Sorry to be a spoil sport but wouldn't it be nice if the World Cup turned into a farce and a disaster as a result of various groups of workers going on sudden and unanticipated strikes, against Union advice (tee-hee-hee); with the resultant frustration and tarnishing of this great glittering artificially manufactured soccer spectacular, staged doubtless corruptly by the bourgeoisie, on a planet that is sick of hearing about it already but is supposed to fall deliriously in love with it as used audiences at the Colosseum in Rome with all the blood and gore.
It seems everyone is inclined to go on strike a little in Brazil, even the police! Some of the Stadiums, built by badly paid, barely paid, resentful workers, may well fall down or suffer structural mishaps. Some of the soccer pitches themselves look as if they were still jungle till last night, so rough is their surface. Would school kids want to play on them, or isn't the beach preferable! Many of the poorest folk in Brazil, uprooted from their shanty towns at gun point, to make room for stadiums and provide by their absence a cordon sanitaire around them for security reasons - you never know either what disease you might catch from unpleasant contact with the very poor, don't forget that! - may also turn up outside games to harass wealthy visitors with their noise and stench. What a spectacle!
And wouldnt it it be nice too, if workers in different sectors of industry, taking advantage of the Cup to make wage and other demands, suddenly realized the power they have at their finger tips should they decide to work together in solidarity? Let the bourgeoisie tremble in their fancy shoes. Who knows where this might lead? Solidarity can spawn mass meetings, rejection of Union interference, developing class consciousness and - wait for it - workers councils.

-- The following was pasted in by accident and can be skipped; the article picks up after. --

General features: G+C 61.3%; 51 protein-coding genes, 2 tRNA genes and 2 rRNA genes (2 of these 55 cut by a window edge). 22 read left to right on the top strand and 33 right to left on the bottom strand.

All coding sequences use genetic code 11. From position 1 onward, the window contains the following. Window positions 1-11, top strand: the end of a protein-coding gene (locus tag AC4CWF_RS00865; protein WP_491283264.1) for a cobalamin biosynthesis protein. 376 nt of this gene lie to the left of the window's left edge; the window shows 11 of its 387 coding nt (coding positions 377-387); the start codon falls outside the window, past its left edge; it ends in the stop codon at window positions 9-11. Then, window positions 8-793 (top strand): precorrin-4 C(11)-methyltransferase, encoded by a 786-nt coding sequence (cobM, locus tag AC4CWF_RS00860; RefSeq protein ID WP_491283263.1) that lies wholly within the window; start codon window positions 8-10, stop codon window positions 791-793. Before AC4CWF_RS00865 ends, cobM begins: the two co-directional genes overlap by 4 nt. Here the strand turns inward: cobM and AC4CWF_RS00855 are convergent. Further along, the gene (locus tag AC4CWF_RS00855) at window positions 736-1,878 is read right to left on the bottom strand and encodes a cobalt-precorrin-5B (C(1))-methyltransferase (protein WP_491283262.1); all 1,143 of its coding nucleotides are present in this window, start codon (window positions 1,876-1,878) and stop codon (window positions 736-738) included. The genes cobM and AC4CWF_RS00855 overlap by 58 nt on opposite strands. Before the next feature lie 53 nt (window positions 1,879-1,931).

So, wouldn't it be nice too if these workers struggles and the developing consciousness sparked off by the Cup spread out of Brazil and into say Venezuela? Such is the plight of workers there under Stalinist socialism and crazy macho chavismo that the merest spark of worker revolt anywhere nearby could break through the bourgeois imposition of silence in Venezuela and rekindle the working class in a blaze of dynamic and ferocious power. With Brazil and Venezuela aflame, Chile, Peru and Ecuador would catch fire too. And before we knew it the whole of S. America would be leading the world out of the prison of capital and towards a world of communism and new hope.
All a bit far-fetched perhaps? But you never know. The most wonderful events like organized workers' uprisings can turn up quite suddenly out of the blue - unlike the World Cup - and spoil sports can sometimes be right.